Instead of a lecture, Father Groppi delivered an impassioned exhortation. As you saw, he is a master at arousing an audience’s sympathies, and it was clear to all of us on stage that any attempt at serious debate afterward would be an anti-climax in which we woukl come alit the losers. It would have been somewhat analogous to attempting to debate Reformed theology with Billy Graham as he was giving his altar call. Moreover, Groppi was speaking on the most emotionally charred issue of the day, and much of what he said concerning injustices and exploitations of blacks and the need for justice and an end to such exploitations was unquestionably laudable. We, of course, differed with him concerning many of the tactics and moral positions which he endorsed, and in our own dealings with these problems have insisted on the crucial importance of the redemptive work of Christ and the regenerating work of the Holy Spirit. We were faced however with a very difficult situation, and this became evident in our questions. Because Groppi had defined his subject in such a way that any opposition to his methods of dealing with exploitation and injustice would automatically be interpreted by him as a racist endorsement of such exploitation and injustice, it seemed best to each of us to emphasize first of all that we did not disagree with him as to the urgency of such problems and to ask questions that might help clarify what he was trying to say in his many controversial suggestions as to the solutions to these problems. Even so, Croppi, who was much more disposed to exhort than to discuss, was clearly impatient with our questions (he cut off one questioner and he also suggested that after each of us had spoken only once we hear from those on the floor). Under such circumstances none of us felt talented enough to raise all the issues of our fundamental differences in the brief time remaining without creating serious misunderstandings. The result was, as your account of what we said underscored, that our true intentions as well as our own positions on the basic issues were not made entirely clear. For this we are truly sorry. We must add also the observation that anyone making impromptu remarks (as even President Nixon recently found out) is liable to choose words which arc not the best. The reference to “the best sermon” that was made is a case of such ill-chosen words which we regret and would like to retract.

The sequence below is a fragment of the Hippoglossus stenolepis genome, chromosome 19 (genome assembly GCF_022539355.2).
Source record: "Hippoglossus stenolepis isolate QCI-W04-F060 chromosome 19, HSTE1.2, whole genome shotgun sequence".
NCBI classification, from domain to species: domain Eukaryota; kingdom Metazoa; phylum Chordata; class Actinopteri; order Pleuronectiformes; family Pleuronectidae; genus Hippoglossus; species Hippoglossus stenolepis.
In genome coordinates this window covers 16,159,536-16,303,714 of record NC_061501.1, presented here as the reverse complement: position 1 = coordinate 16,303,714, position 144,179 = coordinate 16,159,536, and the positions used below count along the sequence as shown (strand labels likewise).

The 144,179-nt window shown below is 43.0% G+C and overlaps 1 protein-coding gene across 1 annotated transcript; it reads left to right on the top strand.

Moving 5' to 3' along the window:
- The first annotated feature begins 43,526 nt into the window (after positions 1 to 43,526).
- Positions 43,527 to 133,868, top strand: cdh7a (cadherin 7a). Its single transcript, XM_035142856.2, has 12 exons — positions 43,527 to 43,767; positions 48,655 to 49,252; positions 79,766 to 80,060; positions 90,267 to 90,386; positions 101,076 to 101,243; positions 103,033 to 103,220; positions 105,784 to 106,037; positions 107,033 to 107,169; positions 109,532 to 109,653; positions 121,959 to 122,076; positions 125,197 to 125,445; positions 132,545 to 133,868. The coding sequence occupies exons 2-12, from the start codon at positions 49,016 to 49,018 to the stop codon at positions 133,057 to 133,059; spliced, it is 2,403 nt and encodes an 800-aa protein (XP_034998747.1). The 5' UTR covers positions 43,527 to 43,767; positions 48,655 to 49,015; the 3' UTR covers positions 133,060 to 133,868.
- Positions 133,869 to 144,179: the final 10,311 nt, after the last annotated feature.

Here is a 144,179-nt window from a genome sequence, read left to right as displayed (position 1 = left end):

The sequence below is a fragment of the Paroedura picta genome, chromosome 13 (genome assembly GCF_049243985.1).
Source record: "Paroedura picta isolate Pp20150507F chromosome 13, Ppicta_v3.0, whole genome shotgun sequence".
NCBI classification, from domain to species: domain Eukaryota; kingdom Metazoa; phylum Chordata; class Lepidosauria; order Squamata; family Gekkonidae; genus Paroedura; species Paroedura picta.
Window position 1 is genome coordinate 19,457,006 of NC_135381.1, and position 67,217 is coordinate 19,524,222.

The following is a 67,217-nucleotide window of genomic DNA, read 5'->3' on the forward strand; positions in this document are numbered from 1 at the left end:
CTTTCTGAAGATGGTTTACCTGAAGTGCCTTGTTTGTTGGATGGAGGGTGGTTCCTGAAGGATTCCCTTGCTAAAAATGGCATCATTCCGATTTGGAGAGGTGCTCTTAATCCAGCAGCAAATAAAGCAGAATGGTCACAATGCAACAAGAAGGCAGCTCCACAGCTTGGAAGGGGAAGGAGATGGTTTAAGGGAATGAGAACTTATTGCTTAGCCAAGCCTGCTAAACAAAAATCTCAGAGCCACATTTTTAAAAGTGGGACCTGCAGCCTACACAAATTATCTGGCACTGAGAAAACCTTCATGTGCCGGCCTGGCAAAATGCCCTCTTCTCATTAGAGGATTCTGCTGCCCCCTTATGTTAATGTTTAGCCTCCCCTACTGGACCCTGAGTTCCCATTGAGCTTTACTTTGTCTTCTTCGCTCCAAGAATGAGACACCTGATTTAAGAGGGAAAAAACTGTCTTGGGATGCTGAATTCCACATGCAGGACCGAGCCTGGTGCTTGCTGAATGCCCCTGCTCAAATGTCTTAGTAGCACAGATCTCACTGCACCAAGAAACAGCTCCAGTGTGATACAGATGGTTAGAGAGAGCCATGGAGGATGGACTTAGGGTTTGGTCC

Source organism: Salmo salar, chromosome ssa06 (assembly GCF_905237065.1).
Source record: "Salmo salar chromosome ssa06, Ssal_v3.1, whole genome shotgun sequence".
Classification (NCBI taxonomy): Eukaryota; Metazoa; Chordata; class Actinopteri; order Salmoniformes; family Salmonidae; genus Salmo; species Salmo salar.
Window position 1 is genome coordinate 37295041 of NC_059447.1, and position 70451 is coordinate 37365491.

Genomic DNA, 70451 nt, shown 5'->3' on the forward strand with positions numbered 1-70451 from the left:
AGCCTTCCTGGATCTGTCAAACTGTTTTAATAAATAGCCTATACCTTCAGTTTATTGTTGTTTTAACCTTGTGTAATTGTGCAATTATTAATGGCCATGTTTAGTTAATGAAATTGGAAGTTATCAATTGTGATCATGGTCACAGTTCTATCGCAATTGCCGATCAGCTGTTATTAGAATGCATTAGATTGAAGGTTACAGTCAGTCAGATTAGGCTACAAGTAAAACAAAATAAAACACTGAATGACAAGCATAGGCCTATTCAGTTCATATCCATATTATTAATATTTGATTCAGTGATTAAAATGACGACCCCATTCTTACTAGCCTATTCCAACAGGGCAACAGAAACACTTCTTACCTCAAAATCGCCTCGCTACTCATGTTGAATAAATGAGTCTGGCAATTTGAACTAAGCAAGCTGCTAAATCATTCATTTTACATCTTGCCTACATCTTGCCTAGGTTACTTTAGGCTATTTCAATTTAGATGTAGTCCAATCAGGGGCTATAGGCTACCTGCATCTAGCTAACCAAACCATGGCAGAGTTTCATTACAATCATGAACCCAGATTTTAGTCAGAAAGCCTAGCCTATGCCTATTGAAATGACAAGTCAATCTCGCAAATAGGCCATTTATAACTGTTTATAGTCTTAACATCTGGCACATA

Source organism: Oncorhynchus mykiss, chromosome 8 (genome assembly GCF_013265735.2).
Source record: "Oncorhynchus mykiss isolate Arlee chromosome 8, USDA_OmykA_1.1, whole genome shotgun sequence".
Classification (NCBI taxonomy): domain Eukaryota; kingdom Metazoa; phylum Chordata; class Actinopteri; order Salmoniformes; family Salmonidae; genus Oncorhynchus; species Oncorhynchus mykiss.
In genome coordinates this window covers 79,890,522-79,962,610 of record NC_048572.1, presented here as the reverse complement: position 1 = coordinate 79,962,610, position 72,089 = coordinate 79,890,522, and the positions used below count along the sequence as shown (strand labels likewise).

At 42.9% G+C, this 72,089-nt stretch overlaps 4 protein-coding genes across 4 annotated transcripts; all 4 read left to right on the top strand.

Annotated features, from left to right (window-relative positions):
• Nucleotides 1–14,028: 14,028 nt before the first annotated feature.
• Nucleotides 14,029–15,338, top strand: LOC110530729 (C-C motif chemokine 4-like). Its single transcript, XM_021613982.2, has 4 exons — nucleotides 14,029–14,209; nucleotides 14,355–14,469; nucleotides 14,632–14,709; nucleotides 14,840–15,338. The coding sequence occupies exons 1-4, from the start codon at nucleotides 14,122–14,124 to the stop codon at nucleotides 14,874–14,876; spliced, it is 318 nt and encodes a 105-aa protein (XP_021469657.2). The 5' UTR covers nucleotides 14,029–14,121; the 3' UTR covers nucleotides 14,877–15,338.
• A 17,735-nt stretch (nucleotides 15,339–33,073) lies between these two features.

Again, we can understand how, coming in from the outside and seeing only this from us without the total context of what we ourselves say, write, and teach in our classes, you could plausibly have come to the conclusion that we are compromising the faith. Tn that context, however, of the entire work of the college and of our own work we do not feel that we were compromising. No student at Calvin College who knows us or has heard what the three of us teach in our courses, or who has studied with our colleagues at Calvin, could possibly maintain that we endorsed all of the tactics and moral judgments which Father Groppi advocated. Very few of our students, we feel sure, would have any difficulty in distinguishing between our points of agreement with Groppi and the paints of our basic disagreement. Moreover, Father Groppi’s appearance, as all such guest lectures where we hear views differing from our own, has provided us with continuing occasions which we have been using to discuss the Reformed view on precisely these vital issues and distinctions with our classes.

We sincerely hope that you will attempt to understand this episode in its entire context, and we apologize for any misunderstandings which it has caused. We would like to be able to continue to keep our lecture series open to persons in the community such as yourself who are interested as we are in hearing how those who differ from us express their views, and we hope to find a way to help avoid such misunderstandings among our friends in the future. We sincerely hope also that you will continue in your concern for Calvin College in the warmth or Christian admonition and fellowship. Each of us would be glad to talk personally with you or any others further about this matter at any time.